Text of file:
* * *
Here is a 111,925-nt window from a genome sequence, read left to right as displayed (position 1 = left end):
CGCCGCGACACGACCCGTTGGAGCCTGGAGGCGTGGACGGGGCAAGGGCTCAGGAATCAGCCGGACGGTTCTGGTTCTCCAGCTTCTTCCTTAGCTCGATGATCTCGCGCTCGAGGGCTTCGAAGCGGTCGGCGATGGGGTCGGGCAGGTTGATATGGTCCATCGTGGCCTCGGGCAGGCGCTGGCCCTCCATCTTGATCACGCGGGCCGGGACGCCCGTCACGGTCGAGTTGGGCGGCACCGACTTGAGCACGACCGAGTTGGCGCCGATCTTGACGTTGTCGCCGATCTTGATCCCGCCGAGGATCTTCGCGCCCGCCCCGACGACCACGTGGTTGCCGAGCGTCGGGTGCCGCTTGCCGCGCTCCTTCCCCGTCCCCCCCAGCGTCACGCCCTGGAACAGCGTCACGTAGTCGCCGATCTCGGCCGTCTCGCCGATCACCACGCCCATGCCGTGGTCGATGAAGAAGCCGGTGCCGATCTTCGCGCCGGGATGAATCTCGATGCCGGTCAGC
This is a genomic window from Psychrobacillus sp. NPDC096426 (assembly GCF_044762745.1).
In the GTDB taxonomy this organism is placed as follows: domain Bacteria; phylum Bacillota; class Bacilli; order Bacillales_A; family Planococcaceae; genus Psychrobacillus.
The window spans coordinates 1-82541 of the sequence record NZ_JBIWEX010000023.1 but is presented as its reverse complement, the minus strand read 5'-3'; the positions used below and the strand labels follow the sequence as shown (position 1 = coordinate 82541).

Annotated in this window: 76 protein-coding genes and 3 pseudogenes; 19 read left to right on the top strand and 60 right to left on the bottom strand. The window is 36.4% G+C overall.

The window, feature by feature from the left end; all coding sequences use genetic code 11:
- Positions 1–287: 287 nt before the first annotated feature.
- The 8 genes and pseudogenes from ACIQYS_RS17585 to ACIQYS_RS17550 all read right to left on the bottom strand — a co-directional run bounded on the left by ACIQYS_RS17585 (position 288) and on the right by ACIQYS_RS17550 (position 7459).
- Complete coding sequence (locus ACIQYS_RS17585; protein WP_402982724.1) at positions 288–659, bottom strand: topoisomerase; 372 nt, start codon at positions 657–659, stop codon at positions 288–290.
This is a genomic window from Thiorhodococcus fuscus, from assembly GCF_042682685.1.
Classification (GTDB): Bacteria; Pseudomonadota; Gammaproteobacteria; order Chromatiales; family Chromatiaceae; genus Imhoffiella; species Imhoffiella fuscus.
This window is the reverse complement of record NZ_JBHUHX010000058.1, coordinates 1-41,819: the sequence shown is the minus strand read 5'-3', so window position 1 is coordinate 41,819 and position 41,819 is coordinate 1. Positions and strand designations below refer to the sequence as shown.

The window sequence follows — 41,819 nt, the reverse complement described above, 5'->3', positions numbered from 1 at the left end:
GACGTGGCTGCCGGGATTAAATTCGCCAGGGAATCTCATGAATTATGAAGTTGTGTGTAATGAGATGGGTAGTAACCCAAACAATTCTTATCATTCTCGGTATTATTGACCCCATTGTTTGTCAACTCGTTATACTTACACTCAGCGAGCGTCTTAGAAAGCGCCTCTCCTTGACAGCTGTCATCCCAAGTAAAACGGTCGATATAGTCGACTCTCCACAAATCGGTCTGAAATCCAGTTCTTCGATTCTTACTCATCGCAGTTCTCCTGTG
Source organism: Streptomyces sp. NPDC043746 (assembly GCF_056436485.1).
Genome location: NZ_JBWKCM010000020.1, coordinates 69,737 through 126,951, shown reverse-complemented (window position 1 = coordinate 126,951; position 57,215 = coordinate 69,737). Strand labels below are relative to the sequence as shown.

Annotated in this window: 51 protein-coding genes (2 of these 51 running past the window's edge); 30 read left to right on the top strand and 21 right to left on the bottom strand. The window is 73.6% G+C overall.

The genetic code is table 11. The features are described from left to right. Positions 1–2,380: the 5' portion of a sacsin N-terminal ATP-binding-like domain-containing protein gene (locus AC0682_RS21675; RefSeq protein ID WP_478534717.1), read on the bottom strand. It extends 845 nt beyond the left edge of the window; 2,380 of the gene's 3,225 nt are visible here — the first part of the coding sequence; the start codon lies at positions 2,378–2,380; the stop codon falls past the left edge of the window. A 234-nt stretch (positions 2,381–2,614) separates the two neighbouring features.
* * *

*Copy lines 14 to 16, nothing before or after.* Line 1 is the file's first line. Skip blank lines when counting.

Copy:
The window sequence follows — 41,819 nt, the reverse complement described above, 5'->3', positions numbered from 1 at the left end:
GACGTGGCTGCCGGGATTAAATTCGCCAGGGAATCTCATGAATTATGAAGTTGTGTGTAATGAGATGGGTAGTAACCCAAACAATTCTTATCATTCTCGGTATTATTGACCCCATTGTTTGTCAACTCGTTATACTTACACTCAGCGAGCGTCTTAGAAAGCGCCTCTCCTTGACAGCTGTCATCCCAAGTAAAACGGTCGATATAGTCGACTCTCCACAAATCGGTCTGAAATCCAGTTCTTCGATTCTTACTCATCGCAGTTCTCCTGTG
Source organism: Streptomyces sp. NPDC043746 (assembly GCF_056436485.1).